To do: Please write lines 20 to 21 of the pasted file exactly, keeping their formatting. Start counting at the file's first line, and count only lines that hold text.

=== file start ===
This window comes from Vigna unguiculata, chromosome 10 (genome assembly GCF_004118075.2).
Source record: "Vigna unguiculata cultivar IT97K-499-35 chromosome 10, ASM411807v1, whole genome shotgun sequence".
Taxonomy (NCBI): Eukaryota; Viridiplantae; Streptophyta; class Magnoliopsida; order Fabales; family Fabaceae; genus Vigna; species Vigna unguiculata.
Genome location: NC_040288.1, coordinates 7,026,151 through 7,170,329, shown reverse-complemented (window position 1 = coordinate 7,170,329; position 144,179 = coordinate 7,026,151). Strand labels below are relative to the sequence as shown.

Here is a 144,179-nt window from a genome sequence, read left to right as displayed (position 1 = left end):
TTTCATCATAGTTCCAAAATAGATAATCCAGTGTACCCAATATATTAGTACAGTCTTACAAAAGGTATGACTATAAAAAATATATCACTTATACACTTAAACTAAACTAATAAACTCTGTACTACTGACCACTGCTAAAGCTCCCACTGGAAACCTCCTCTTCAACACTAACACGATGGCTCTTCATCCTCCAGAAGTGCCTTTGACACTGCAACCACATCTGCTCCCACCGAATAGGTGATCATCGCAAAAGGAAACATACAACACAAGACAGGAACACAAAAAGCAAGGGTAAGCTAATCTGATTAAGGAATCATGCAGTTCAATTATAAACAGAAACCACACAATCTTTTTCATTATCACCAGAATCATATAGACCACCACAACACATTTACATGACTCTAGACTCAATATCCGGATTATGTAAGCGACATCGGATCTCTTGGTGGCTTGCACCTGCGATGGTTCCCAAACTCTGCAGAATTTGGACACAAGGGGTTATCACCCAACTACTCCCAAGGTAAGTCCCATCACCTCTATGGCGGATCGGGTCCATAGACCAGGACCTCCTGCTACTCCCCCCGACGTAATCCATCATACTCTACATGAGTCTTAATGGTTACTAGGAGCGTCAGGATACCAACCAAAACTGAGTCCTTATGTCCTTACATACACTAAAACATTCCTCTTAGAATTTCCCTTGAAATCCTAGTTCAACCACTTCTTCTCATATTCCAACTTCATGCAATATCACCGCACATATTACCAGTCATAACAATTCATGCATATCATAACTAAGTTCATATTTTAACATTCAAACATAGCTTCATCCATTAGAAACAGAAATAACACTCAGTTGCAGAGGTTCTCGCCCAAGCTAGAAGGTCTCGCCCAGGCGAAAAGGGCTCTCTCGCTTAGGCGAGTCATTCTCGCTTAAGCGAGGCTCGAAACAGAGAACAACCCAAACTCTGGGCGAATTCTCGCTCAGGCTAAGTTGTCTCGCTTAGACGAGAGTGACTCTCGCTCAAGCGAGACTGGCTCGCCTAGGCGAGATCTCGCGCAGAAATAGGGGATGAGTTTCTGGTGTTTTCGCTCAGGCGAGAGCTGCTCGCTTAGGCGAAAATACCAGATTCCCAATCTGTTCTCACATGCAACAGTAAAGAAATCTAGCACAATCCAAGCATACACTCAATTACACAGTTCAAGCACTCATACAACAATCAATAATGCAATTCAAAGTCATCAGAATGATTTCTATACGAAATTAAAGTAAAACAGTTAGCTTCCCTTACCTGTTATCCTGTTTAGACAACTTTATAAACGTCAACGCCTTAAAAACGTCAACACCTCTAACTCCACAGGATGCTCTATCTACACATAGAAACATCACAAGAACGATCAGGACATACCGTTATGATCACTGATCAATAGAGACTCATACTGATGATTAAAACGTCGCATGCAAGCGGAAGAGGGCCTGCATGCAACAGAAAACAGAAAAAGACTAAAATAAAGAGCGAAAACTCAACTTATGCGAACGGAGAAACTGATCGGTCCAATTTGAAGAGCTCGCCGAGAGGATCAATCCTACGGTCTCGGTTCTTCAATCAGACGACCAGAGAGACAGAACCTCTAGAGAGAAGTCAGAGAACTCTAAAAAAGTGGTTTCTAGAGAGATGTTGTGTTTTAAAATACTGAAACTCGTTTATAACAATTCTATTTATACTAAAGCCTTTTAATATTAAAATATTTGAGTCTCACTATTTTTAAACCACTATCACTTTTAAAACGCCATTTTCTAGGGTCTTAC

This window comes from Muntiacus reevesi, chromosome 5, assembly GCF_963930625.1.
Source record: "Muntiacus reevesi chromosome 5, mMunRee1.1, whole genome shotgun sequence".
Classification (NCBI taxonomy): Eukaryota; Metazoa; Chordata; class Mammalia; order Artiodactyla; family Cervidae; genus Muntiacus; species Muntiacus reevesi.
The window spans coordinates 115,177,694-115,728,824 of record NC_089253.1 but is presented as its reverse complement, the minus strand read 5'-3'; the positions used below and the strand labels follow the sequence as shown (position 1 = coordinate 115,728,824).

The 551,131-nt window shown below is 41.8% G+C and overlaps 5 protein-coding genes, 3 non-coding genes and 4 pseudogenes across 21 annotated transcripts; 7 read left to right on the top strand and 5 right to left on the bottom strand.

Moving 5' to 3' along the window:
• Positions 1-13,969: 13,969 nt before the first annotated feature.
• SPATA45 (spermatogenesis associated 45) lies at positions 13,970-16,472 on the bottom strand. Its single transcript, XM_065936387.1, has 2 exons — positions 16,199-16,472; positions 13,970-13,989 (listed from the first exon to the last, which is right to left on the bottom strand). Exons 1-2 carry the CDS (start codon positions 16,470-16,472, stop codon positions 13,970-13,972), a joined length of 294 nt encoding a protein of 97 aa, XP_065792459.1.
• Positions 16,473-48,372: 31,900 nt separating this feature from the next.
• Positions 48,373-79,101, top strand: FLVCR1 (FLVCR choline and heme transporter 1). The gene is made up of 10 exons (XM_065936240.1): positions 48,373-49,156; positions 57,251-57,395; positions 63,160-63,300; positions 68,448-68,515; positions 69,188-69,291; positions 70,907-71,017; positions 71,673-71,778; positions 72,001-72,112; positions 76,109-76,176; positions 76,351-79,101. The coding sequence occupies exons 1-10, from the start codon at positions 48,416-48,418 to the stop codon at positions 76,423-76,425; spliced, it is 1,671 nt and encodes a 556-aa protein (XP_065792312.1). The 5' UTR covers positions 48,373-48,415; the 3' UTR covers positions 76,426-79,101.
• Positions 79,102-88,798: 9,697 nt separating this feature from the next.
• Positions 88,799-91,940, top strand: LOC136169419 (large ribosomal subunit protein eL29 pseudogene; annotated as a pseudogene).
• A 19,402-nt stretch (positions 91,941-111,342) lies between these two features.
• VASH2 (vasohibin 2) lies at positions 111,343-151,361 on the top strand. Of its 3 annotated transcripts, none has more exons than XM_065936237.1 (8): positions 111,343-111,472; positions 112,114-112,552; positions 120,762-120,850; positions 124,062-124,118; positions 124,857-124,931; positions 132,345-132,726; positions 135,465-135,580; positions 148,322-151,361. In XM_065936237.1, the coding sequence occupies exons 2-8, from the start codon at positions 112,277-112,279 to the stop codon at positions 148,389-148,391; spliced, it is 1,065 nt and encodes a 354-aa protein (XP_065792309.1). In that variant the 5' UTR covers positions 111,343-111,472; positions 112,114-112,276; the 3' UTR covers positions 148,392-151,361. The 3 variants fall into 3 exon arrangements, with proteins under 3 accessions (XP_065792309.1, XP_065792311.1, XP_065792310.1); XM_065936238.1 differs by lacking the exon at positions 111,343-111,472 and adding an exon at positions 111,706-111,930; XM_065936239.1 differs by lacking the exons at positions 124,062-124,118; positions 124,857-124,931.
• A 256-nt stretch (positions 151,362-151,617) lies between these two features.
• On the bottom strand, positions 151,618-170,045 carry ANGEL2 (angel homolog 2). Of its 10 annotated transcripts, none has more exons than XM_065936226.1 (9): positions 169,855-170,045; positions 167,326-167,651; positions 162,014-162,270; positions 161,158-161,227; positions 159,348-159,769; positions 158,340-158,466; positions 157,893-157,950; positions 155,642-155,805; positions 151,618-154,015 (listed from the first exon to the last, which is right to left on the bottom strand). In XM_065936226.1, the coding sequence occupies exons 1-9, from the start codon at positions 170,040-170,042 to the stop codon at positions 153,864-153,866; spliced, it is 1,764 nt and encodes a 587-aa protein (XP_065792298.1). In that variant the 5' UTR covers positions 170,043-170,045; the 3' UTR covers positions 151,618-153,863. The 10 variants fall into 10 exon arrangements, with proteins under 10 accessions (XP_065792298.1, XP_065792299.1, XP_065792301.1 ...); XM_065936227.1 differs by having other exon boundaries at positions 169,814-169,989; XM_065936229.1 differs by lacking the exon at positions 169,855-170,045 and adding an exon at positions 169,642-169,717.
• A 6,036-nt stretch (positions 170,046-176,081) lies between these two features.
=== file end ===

• VASH2 (vasohibin 2) lies at positions 111,343-151,361 on the top strand. Of its 3 annotated transcripts, none has more exons than XM_065936237.1 (8): positions 111,343-111,472; positions 112,114-112,552; positions 120,762-120,850; positions 124,062-124,118; positions 124,857-124,931; positions 132,345-132,726; positions 135,465-135,580; positions 148,322-151,361. In XM_065936237.1, the coding sequence occupies exons 2-8, from the start codon at positions 112,277-112,279 to the stop codon at positions 148,389-148,391; spliced, it is 1,065 nt and encodes a 354-aa protein (XP_065792309.1). In that variant the 5' UTR covers positions 111,343-111,472; positions 112,114-112,276; the 3' UTR covers positions 148,392-151,361. The 3 variants fall into 3 exon arrangements, with proteins under 3 accessions (XP_065792309.1, XP_065792311.1, XP_065792310.1); XM_065936238.1 differs by lacking the exon at positions 111,343-111,472 and adding an exon at positions 111,706-111,930; XM_065936239.1 differs by lacking the exons at positions 124,062-124,118; positions 124,857-124,931.
• A 256-nt stretch (positions 151,362-151,617) lies between these two features.